Theodore Wafer had killed a teenager, there was no doubt about that.
Renisha McBride, 19, had come onto his porch in the suburbs of Detroit on the morning of Nov. 2, disoriented after a car crash. Wafer met her with a blast from his shotgun.
Wafer, who is white, said he thought McBride, who was black, was going to break in. He argued he was acting in self-defense.
And in a Wayne County courtroom on Thursday, Wafer sat perfectly still as the jury disagreed. The forewoman announced that he was guilty of second-degree murder, manslaughter and a gun charge connected to McBride’s shooting.
“At that moment, I was shaking my head, because he’s where he needs to be,” McBride’s mother, Monica McBride, told reporters after the verdict. “Just sitting there with him — I didn’t have anger, I didn’t have a grudge. I wasn’t passing judgment, because that’s God’s job.
“I wanted justice,” she said, adding: “You did cold-blooded murder. That was murder. That was no accident; that was not self-defense. He did murder.”
The jury’s verdict came after almost two days of deliberations in a case in which racial overtones and the intricacies of self-defense law had drawn comparisons to Trayvon Martin’s 2012 killing in Florida.
In the Martin case, Neighborhood Watch volunteer George Zimmerman was acquitted of all charges for shooting the unarmed 17-year-old after a struggle. Legal phrases such as “stand your ground” and “duty to retreat” became essential to the debate over whether Zimmerman was not guilty of murder or manslaughter.
In Michigan, Wafer’s attorneys argued he was protected by state self-defense laws that say residents can use lethal force if they “honestly and reasonably believe” someone is breaking into their home.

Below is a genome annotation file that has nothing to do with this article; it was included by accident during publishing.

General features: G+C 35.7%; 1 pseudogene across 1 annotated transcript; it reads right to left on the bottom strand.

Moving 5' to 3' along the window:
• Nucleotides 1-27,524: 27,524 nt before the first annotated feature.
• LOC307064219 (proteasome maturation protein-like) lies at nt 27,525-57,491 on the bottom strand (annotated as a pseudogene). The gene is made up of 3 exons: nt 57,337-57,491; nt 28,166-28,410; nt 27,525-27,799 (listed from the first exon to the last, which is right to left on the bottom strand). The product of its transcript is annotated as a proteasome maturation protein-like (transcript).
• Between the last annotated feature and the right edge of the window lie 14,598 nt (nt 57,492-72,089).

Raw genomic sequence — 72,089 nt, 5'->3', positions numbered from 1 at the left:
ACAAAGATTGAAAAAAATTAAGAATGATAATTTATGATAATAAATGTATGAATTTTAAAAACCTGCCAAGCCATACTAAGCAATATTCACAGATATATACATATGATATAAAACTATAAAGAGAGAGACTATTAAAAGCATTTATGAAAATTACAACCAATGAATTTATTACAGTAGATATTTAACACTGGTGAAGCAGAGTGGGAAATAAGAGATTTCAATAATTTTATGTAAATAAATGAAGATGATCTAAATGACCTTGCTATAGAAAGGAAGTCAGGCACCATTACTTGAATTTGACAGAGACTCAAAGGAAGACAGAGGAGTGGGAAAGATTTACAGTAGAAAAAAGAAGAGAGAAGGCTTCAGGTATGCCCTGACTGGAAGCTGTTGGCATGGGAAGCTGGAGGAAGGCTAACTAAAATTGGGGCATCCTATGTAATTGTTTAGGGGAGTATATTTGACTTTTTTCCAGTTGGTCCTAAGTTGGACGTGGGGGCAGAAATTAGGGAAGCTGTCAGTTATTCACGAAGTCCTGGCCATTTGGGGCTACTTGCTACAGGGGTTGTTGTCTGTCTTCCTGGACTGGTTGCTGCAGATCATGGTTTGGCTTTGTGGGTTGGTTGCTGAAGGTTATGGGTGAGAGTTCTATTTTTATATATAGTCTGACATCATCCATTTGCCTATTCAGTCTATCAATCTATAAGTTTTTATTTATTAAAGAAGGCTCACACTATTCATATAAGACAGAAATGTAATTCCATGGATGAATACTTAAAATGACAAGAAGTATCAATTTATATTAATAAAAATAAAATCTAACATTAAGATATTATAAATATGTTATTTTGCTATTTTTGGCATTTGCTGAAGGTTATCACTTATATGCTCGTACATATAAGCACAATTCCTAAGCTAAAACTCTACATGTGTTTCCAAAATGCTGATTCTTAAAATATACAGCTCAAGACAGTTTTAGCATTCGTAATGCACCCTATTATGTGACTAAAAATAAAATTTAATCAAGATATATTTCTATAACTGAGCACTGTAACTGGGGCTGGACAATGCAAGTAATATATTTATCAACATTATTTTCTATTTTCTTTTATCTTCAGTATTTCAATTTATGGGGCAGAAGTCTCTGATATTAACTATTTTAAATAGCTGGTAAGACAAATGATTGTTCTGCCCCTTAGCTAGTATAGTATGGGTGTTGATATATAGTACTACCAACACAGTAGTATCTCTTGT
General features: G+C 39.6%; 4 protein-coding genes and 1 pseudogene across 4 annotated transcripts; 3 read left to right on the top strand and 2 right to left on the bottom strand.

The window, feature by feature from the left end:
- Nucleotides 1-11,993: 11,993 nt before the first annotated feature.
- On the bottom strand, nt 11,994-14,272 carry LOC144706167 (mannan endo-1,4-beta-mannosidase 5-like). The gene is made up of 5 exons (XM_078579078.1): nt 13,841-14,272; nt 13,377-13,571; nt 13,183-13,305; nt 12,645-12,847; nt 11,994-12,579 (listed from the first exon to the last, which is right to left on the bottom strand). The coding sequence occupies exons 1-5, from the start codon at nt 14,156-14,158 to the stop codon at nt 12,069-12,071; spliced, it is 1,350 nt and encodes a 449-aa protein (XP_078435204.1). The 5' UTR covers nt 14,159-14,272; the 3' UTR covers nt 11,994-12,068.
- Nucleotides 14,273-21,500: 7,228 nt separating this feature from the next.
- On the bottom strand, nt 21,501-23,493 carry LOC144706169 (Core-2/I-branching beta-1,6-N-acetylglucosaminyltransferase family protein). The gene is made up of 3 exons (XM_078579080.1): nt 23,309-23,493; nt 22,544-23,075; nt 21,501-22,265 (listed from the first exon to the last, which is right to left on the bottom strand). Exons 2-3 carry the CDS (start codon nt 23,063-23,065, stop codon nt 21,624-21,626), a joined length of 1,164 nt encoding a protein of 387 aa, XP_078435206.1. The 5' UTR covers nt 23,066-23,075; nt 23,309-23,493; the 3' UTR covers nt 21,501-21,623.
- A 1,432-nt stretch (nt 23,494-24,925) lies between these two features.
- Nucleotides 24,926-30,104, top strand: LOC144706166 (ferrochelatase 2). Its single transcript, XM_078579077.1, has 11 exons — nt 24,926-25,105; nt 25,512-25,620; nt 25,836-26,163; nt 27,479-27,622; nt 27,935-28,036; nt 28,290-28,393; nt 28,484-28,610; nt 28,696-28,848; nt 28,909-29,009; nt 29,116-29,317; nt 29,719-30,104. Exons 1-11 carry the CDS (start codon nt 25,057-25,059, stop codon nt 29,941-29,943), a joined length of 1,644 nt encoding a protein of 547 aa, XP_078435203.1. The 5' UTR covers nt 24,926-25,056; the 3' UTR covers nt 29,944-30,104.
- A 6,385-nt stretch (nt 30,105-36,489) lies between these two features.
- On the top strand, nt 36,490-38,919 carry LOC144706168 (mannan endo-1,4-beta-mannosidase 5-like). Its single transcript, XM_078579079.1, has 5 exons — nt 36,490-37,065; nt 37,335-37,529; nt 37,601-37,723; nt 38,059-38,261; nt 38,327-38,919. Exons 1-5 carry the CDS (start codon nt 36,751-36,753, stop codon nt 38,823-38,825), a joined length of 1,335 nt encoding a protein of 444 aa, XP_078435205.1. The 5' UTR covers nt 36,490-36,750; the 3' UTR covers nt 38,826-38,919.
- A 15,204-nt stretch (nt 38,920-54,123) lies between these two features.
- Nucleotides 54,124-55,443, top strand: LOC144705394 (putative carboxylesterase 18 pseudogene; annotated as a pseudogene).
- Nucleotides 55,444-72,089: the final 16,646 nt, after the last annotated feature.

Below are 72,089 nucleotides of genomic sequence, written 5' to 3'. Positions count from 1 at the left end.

Defense attorney Cheryl Carpenter told jurors that Wafer, 55, was asleep in his recliner about 4:40 a.m. in his Dearborn Heights home when he heard a “boom, boom, boom, boom” at his door. The banging was so severe, Carpenter said, that the “floor was shaking, the picture window was rattling.”
Wafer took the stand this week and testified that shooting McBride was a “total reflex reaction, defending myself. ... I wasn’t going to cower in my house; I didn’t want to be a victim.”
About three hours before she died, McBride had walked away from a car accident about half a mile from Wafer’s home. She had been drinking vodka and smoking marijuana before showing up at Wafer's house, a friend testified at the trial. Prosecutors said she was seeking help.
“Ms. McBride, injured, disoriented, just wanted to go home,” prosecutor Patrick Muscat told jurors during closing arguments. Muscat then picked up the weapon Wafer used in the killing. “Yet she ended up in the morgue, with bullets in her head and her brain, because the defendant picked up this shotgun, released this safety, raised it at her, pulled the trigger and blew her face off.”
After the jury convicted Wafer, McBride’s father, Walter Simmons, downplayed the racial angle. He said Wafer may have been ready to shoot anybody after some teenagers had paintballed his car.
“He didn’t even know her,” Simmons said. “She was a beautiful young lady; she had things going for her. Yes, what teenager, which one of us here, have never took a drink and made a mistake as a teenager? We have; I have. But that doesn’t cost your life because you made a mistake.”
Wafer had been free on bond, but the judge ordered him jailed to await his Aug. 25 sentencing. He faces a possible life term.
When asked what sentence he thinks his daughter’s killer should get, Simmons didn’t hesitate.
“Life,” he said. Simmons paused for a couple of seconds, then repeated more softly: “Life.”
Times staff writer Michael Muskal contributed to this report.